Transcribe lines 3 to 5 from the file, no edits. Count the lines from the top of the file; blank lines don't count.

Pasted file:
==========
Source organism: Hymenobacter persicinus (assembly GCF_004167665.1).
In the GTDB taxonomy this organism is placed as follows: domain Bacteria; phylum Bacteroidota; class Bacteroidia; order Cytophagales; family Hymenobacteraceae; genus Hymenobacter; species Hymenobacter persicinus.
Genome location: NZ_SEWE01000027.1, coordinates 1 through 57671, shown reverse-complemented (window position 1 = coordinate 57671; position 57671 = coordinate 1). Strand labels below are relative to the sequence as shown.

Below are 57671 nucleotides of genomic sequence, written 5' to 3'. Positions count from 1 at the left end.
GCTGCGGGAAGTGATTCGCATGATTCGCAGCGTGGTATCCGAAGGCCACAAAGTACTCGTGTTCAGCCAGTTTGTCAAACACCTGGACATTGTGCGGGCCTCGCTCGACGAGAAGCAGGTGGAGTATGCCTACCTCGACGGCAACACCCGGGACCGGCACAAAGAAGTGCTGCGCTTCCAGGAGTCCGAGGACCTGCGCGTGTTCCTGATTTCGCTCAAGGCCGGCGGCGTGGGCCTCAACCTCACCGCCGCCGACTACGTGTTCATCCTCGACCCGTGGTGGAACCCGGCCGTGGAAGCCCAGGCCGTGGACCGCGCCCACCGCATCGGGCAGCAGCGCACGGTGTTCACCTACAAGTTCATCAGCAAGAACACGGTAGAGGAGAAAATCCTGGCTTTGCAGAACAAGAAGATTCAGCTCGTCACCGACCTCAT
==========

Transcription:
Genome location: NZ_SEWE01000027.1, coordinates 1 through 57671, shown reverse-complemented (window position 1 = coordinate 57671; position 57671 = coordinate 1). Strand labels below are relative to the sequence as shown.

Below are 57671 nucleotides of genomic sequence, written 5' to 3'. Positions count from 1 at the left end.
GCTGCGGGAAGTGATTCGCATGATTCGCAGCGTGGTATCCGAAGGCCACAAAGTACTCGTGTTCAGCCAGTTTGTCAAACACCTGGACATTGTGCGGGCCTCGCTCGACGAGAAGCAGGTGGAGTATGCCTACCTCGACGGCAACACCCGGGACCGGCACAAAGAAGTGCTGCGCTTCCAGGAGTCCGAGGACCTGCGCGTGTTCCTGATTTCGCTCAAGGCCGGCGGCGTGGGCCTCAACCTCACCGCCGCCGACTACGTGTTCATCCTCGACCCGTGGTGGAACCCGGCCGTGGAAGCCCAGGCCGTGGACCGCGCCCACCGCATCGGGCAGCAGCGCACGGTGTTCACCTACAAGTTCATCAGCAAGAACACGGTAGAGGAGAAAATCCTGGCTTTGCAGAACAAGAAGATTCAGCTCGTCACCGACCTCAT